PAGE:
In the core collapse scenario, the stars swarmed like insects towards the core of the cluster for a few million years. The laws of physics finally stopped the collapsing once the stars rushed too close to each other. Gravity pulls the stars together, but if they come too close they will snap apart, shooting far out into space. Since then, the stars would have remained in a situation where they are both attracted and repelled by each other.
Alternatively, the stars might be spiraling inward to a black hole. In 1975, John Bahcall and Jeremiah Ostriker of Princeton University proposed the black hole theory. Such a black hole would have formed early in the cluster's history, and the stars would have remained orbiting around its massive gravitational force ever since. However, says Puragra Guhathakurta of the University of California at Santa Cruz, "... a black hole is not necessarily the best explanation for what we see."
| Brian Yanny of the Fermi National Accelerator Laboratory says most theorists lean towards core collapse. He explains the problem with the black hole theory lies in cluster formation. Since all of the stars in a globular cluster are the same age, its a mystery how one would have all of a sudden become older than the others. The star would have died and collapsed into a black hole, yet would be surrounded by stars supposedly at the same point in stellar evolution.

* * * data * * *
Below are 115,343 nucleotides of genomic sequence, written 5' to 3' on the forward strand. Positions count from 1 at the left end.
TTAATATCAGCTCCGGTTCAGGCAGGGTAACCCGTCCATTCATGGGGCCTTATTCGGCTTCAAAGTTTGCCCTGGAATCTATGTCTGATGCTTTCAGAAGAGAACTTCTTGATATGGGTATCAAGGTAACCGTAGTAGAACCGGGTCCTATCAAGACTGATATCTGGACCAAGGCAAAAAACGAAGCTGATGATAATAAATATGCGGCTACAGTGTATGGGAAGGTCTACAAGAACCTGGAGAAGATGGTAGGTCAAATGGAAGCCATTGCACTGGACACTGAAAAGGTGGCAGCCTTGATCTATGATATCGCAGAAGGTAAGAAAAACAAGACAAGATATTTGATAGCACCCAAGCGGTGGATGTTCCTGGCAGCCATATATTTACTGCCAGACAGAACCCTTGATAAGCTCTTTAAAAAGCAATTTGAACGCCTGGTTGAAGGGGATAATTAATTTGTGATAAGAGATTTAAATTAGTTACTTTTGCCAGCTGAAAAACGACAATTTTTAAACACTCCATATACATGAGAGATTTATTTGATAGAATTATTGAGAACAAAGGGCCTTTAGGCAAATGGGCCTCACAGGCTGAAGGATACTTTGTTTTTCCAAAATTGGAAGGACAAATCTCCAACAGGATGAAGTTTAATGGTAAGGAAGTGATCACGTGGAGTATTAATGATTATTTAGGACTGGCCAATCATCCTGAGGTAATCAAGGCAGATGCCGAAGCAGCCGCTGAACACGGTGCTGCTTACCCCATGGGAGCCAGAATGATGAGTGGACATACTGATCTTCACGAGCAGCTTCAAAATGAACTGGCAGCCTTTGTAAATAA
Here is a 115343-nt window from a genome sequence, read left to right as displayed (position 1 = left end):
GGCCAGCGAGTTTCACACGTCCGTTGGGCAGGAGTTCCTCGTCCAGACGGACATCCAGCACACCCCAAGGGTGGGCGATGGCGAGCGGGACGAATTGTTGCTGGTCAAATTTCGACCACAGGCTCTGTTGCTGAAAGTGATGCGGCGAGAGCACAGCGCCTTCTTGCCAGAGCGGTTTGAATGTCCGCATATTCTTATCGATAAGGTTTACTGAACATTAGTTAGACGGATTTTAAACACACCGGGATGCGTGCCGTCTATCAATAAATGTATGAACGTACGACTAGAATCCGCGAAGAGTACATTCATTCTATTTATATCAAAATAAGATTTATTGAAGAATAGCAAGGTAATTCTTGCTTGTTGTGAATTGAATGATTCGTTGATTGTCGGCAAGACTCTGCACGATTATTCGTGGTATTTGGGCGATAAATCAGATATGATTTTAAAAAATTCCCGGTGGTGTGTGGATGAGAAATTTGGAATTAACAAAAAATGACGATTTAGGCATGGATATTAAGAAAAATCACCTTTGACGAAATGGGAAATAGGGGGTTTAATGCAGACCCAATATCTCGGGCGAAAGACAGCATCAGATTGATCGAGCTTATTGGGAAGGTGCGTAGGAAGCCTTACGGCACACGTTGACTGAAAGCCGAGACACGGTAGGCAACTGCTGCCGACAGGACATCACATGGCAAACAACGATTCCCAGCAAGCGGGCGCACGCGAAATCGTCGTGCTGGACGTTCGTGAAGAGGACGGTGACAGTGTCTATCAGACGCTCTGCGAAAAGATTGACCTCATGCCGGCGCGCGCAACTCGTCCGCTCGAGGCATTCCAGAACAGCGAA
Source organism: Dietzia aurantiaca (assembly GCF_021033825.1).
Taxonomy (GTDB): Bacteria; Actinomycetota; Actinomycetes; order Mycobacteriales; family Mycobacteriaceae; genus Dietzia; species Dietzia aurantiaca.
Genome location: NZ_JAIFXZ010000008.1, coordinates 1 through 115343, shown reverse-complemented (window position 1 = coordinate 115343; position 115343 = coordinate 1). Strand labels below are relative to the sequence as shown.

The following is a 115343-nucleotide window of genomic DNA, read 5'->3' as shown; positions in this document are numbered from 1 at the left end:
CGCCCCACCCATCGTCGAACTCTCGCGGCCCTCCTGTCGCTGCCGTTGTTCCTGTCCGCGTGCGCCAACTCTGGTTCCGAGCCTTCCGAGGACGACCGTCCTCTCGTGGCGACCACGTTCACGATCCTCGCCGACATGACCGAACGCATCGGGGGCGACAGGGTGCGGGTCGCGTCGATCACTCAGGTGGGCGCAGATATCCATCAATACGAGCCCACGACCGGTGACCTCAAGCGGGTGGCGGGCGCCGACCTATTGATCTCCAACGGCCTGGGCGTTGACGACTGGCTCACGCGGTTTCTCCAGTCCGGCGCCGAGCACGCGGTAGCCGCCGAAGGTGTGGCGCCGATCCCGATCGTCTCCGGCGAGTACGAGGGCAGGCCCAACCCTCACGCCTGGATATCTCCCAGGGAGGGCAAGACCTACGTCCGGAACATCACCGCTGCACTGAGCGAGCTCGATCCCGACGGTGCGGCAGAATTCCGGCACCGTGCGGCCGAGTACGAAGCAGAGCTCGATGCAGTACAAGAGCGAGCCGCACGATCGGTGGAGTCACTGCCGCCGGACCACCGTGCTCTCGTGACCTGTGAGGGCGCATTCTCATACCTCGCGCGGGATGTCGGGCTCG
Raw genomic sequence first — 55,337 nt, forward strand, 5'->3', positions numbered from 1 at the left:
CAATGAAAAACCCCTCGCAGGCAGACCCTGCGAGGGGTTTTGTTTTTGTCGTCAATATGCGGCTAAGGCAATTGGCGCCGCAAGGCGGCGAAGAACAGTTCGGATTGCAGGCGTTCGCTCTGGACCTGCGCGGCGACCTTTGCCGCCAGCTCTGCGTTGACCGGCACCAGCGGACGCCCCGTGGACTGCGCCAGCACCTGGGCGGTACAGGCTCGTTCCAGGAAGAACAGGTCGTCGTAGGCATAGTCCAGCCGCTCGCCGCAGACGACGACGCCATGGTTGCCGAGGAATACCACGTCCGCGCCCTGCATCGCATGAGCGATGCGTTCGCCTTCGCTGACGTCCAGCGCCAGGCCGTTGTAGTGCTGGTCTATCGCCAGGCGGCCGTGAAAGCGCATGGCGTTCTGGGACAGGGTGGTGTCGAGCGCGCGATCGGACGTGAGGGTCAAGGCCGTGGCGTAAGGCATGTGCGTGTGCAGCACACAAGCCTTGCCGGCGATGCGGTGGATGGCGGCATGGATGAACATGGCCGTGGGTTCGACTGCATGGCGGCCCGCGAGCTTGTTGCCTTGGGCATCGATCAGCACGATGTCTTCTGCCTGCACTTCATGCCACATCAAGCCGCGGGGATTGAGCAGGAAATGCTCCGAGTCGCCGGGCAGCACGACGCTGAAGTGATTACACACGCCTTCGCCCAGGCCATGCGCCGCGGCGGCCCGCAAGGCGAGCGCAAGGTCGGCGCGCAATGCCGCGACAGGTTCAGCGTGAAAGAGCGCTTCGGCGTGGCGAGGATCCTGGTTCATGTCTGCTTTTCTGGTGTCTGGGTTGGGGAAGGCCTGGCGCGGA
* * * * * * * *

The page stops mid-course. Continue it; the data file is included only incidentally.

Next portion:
Researchers can use computers to create models of the two theories. It turns out that core collapse has been observed in computer simulations, but modeling a black hole has been more difficult, says Yanny. The drawback to computer modeling is that exact simulations of a cluster core would require faster computers than those that exist today. For now, Yanny says, people creating computer models have to simplify some parts of the equations with regard to the interactions of stars and gas in the earlier stages of cluster evolution.